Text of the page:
For those of you thinking you’re going to take your tailgating act off campus and onto the greater confines of Athens-Clarke County, Georgia, not so fast, my friends. It doesn’t sound like those folks are going to be overly welcoming.
The city of Athens can’t simply ban tailgating like the university did. Commissioner Melissa Link fears that UGA’s decision will just push some tailgaters out into big gatherings outside the campus and in bars.
“My big question is, do (fans) know what they’re getting into?” Link said.
“Obviously, we don’t have the virus handled at this time,” said Denson, who hopes Girtz will convene a special meeting of the commission next week to enact some measures to cope with the expected football crowds.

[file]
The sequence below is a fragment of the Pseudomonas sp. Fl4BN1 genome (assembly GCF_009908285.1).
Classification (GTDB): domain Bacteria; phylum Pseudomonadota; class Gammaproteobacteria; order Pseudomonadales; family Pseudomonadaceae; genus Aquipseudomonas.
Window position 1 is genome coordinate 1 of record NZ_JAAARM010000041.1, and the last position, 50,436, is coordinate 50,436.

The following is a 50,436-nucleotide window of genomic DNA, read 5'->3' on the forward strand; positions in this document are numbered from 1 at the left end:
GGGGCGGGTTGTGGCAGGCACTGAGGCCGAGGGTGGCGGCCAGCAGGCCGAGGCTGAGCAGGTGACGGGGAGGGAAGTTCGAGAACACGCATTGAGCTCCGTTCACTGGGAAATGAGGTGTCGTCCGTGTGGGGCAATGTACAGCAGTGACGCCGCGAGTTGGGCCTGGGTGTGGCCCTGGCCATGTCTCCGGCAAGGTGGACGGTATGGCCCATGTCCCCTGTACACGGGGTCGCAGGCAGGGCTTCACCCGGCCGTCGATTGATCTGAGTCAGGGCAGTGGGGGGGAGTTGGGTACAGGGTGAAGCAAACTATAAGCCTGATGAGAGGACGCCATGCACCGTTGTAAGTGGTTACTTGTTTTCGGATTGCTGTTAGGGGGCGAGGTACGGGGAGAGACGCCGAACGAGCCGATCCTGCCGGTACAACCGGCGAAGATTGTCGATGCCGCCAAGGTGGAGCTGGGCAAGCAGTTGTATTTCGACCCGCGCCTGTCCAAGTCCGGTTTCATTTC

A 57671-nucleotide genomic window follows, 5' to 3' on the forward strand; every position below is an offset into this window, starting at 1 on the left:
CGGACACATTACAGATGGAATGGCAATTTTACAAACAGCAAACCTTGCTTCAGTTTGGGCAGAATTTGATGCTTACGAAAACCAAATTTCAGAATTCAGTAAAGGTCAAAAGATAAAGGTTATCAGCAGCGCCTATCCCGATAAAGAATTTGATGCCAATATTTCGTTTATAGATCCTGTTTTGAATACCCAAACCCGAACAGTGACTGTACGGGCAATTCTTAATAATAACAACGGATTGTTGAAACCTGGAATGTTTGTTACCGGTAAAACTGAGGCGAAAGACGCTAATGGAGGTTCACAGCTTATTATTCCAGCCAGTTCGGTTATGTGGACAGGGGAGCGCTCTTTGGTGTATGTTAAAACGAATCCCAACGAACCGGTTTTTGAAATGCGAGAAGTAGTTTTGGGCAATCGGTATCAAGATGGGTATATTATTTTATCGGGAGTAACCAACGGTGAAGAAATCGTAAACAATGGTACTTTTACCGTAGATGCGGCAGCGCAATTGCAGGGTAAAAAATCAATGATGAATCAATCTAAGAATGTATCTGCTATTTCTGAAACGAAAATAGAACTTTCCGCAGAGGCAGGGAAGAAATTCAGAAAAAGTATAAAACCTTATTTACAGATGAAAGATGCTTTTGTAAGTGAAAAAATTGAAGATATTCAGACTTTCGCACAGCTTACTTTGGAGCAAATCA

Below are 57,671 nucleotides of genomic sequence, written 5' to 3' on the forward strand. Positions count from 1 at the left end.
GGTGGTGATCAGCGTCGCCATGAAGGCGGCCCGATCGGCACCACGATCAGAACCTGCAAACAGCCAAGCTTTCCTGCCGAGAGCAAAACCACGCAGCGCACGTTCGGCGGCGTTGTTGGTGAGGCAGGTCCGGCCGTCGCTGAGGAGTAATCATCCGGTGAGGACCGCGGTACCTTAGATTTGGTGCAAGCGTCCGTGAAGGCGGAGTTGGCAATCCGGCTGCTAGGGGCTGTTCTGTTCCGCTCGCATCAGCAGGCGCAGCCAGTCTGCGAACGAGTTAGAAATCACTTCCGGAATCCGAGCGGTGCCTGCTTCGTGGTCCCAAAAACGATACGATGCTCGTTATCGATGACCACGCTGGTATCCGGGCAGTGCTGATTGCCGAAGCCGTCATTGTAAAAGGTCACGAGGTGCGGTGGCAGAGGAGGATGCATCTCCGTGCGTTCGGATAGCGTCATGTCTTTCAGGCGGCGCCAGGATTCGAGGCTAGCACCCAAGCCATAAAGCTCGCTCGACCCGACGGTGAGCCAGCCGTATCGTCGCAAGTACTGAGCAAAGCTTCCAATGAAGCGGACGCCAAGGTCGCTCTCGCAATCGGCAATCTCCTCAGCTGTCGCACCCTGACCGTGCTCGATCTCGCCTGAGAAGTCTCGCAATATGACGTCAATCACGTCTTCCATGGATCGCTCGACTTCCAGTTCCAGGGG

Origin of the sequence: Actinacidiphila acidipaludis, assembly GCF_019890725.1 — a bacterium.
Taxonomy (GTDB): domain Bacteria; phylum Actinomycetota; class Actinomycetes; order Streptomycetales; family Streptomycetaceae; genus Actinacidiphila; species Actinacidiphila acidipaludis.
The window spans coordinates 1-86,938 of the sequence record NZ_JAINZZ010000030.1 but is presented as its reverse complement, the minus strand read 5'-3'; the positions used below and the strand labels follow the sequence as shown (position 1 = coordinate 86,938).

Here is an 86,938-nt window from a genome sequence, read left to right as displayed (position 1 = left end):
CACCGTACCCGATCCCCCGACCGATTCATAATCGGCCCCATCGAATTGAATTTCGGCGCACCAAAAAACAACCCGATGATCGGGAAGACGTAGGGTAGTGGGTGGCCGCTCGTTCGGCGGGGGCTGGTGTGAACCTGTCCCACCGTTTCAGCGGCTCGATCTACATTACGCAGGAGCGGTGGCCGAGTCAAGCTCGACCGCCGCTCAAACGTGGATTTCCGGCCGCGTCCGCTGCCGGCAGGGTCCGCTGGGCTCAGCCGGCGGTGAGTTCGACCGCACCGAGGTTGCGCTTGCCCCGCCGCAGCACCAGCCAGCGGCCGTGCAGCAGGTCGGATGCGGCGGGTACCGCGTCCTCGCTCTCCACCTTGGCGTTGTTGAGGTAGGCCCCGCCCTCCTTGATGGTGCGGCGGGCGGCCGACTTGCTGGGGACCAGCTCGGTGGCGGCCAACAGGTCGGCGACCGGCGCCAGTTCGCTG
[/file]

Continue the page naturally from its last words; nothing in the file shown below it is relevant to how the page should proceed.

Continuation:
About five months into the pandemic, Clarke County had a relatively low per-capita COVID-19 rate and one of the lowest COVID-19 death rates in the state. But that changed when UGA students began coming back to Athens ahead of Aug. 20, the first day of fall semester classes. In September, Clarke’s infection rate became one of the highest in the nation.
Though the local government can’t ban tailgating or football parties, Link thinks it’s possible the commission could tweak some its existing ordinances, such as local laws that regulate loud and unruly gatherings or its noise ordinance.
They’ve got the government’s lawyers studying the question, and some of the commissioners will informally huddle this weekend while Williams and Girtz go on their scouting mission, Link said.
They’ll also be keeping an eye out for what happens in other college towns as the football season gets under way.
So, no, they can’t stop you entirely, but can they make your life somewhat miserable with enforcement of the ticky-tacky? Let’s just say they’ve got some experience in that regard. Ask football players about that.